Valley Mills, Texas
Downtown Valley Mills, Texas
Downtown Valley Mills, Texas
Location of Valley Mills, Texas
Location of Valley Mills, Texas
Coordinates: 31°39′27″N 97°28′21″W / 31.65750°N 97.47250°W / 31.65750; -97.47250
CountryUnited States
CountiesBosque, McLennan
 • Total0.76 sq mi (1.97 km2)
 • Land0.76 sq mi (1.96 km2)
 • Water0.00 sq mi (0.00 km2)
594 ft (181 m)
 • Total1,203
 • Estimate 
 • Density1,556.73/sq mi (600.88/km2)
Time zoneUTC-6 (Central (CST))
 • Summer (DST)UTC-5 (CDT)
ZIP code
Area code254
FIPS code48-74732[3]
GNIS feature ID1376565[4]

Valley Mills is a city in Bosque and McLennan counties in central Texas, United States. The population was 1,203 at the 2010 census.[5]

The McLennan County portion of Valley Mills is part of the Waco Metropolitan Statistical Area.


Valley Mills was named for a flour mill established on the banks of the Bosque River in 1867 by Dr. E.P. Booth and Asbury Stegall.

In 1881, the Gulf, Colorado and Santa Fe Railway laid tracks a mile south of the community, across the Bosque River. Merchants, hoping to benefit from the railroad, began moving their stores across the river, to the tracks.

On February 17, 1882, a cyclone (tornado) hit the new townsite, destroying a large number of buildings. Nevertheless, the remaining residents from the community's original site moved across the river and rebuilt their homes. Thus, by the end of 1882 Valley Mills had extended into McLennan County.

Dairy farming and stock raising were the principal industries of the community. By 1900, however, the railroad and the nearby Chisholm Trail had made Valley Mills a prosperous retail and trading center for Bosque and McLennan counties. The community's population reached 855 by 1905. Like many rural Texas communities, Valley Mills declined during the 1930s. Following World War II, however, as farm prices increased and ranching prospered, the economy grew, and the population, which had declined to 803 by 1937, increased to 1,037 by the mid-1950s. During the next three decades Valley Mills maintained its position as a leading retail market and shipping point for Bosque and McLennan counties.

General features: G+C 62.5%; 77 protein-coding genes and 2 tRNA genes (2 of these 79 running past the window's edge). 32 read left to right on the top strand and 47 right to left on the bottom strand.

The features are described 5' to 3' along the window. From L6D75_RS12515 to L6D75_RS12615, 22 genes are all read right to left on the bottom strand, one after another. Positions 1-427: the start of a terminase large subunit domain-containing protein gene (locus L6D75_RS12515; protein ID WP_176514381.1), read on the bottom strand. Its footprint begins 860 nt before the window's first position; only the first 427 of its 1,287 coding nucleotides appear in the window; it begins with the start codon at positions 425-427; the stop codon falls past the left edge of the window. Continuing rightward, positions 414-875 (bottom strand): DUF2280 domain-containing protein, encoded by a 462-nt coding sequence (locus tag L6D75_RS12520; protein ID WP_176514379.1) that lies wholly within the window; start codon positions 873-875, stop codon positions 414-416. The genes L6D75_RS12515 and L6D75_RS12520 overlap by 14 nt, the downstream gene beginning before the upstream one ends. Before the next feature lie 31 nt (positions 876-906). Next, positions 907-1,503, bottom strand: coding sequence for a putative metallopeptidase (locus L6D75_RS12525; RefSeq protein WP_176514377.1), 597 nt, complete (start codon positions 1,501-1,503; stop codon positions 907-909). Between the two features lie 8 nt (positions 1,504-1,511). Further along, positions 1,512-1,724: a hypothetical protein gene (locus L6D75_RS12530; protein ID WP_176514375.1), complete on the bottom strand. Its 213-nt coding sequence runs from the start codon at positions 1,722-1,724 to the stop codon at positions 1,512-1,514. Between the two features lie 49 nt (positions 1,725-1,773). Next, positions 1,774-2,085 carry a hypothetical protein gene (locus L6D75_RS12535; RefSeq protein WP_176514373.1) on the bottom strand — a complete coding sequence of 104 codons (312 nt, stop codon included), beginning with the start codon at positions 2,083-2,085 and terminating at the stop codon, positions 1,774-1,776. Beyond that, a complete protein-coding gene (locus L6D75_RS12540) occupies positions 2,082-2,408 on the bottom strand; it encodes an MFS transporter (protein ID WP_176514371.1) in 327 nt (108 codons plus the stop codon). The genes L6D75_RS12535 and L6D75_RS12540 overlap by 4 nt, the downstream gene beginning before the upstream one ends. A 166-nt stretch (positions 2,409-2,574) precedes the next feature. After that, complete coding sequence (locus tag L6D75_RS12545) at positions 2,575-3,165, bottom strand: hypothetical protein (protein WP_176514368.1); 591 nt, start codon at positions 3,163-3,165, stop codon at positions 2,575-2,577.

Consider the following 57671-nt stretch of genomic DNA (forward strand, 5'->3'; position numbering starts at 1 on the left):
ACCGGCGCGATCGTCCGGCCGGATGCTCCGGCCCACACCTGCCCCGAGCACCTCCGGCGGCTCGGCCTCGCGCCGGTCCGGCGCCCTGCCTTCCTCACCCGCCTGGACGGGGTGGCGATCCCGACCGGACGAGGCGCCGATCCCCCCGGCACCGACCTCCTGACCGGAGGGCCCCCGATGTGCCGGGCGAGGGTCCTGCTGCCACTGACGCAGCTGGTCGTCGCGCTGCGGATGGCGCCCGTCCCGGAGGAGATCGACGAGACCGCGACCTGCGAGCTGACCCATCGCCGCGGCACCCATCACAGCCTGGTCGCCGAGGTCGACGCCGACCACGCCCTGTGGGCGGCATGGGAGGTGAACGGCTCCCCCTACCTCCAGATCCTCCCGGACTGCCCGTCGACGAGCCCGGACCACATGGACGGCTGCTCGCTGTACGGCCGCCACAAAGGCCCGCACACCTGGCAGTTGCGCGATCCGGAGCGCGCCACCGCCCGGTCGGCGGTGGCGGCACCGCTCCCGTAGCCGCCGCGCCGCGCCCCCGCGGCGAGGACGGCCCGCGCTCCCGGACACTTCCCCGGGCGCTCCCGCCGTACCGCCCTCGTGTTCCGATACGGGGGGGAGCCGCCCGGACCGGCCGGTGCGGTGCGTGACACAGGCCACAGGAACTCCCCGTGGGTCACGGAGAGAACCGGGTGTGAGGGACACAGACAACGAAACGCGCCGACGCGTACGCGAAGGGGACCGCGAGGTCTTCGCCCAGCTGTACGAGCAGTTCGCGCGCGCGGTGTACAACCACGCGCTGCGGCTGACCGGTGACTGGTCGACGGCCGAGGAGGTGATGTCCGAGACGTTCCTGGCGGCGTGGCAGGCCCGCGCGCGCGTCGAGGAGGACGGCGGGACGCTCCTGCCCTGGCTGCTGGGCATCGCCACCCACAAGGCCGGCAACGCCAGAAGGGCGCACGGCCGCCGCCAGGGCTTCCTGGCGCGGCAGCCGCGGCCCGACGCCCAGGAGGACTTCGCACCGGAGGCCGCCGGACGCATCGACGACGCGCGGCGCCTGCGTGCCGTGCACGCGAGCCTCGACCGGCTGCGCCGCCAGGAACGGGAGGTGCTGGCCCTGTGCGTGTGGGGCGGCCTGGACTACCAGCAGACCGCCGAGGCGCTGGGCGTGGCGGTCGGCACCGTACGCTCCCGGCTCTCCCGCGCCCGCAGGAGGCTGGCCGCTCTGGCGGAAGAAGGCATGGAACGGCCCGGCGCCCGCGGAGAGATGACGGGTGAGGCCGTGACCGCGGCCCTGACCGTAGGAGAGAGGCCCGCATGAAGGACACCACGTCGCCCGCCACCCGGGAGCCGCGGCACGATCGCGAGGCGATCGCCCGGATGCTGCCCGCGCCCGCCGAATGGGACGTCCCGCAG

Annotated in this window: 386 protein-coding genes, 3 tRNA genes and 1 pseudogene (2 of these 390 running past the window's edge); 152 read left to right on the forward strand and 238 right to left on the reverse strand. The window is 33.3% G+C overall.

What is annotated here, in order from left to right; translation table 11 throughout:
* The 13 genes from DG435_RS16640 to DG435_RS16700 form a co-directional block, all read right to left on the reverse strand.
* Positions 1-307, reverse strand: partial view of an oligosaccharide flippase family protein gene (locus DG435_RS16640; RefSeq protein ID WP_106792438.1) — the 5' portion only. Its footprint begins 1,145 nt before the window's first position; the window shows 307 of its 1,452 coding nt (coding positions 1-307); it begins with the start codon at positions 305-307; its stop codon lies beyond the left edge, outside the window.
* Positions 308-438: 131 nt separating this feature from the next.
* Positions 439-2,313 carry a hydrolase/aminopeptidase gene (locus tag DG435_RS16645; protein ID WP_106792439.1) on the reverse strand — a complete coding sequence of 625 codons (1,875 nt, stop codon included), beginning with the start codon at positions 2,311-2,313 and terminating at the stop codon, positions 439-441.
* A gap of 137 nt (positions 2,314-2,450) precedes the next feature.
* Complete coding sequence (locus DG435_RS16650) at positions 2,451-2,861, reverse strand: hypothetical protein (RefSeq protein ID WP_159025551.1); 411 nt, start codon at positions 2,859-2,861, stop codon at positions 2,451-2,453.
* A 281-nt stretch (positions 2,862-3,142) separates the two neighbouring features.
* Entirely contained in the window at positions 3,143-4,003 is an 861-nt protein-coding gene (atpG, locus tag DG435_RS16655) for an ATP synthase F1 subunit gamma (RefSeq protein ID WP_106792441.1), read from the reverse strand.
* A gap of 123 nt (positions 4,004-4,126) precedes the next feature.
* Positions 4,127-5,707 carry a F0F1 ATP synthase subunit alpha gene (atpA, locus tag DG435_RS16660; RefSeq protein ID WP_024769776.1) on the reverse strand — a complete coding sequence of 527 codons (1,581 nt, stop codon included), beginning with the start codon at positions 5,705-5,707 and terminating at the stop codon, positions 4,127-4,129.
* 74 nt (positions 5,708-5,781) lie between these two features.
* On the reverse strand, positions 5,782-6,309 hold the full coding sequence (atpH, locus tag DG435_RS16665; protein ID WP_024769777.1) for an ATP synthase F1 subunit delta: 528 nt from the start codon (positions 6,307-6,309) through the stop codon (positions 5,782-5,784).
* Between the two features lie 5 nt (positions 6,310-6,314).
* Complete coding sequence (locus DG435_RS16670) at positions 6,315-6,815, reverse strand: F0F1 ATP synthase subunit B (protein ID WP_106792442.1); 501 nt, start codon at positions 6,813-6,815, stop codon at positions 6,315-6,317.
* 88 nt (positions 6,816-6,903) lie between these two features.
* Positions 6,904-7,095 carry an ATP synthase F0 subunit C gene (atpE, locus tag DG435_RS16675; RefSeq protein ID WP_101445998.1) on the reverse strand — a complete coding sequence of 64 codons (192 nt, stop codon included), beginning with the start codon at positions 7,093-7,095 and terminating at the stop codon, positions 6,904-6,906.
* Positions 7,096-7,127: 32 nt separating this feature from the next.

The town was hit by an F-5 tornado on May 6, 1973, nearly 20 years after the infamous 1953 Waco Tornado, and despite its F-5 rating, there were no deaths in the Valley Mills tornado.

In 1984, it had a newspaper, a municipal airport, more than 25 businesses, several dairy farms and ranches, and a population of 1,236. A new school was opened in 1988; it and four churches were the social centers of the community. In 1990, the population was 1,085. In 2010, the population was 1,203.


Historical population
2019 (est.)1,180[2]−1.9%
U.S. Decennial Census[6]

2020 census

Valley Mills racial composition[7]
(NH = Non-Hispanic)[a]
Race Number Percentage
White (NH) 878 71.44%
Black or African American (NH) 31 2.52%
Native American or Alaska Native (NH) 3 0.24%
Asian (NH) 2 0.16%
Some Other Race (NH) 1 0.08%
Mixed/Multi-Racial (NH) 80 6.51%
Hispanic or Latino 234 19.04%
Total 1,229

As of the 2020 United States census, there were 1,229 people, 468 households, and 371 families residing in the city.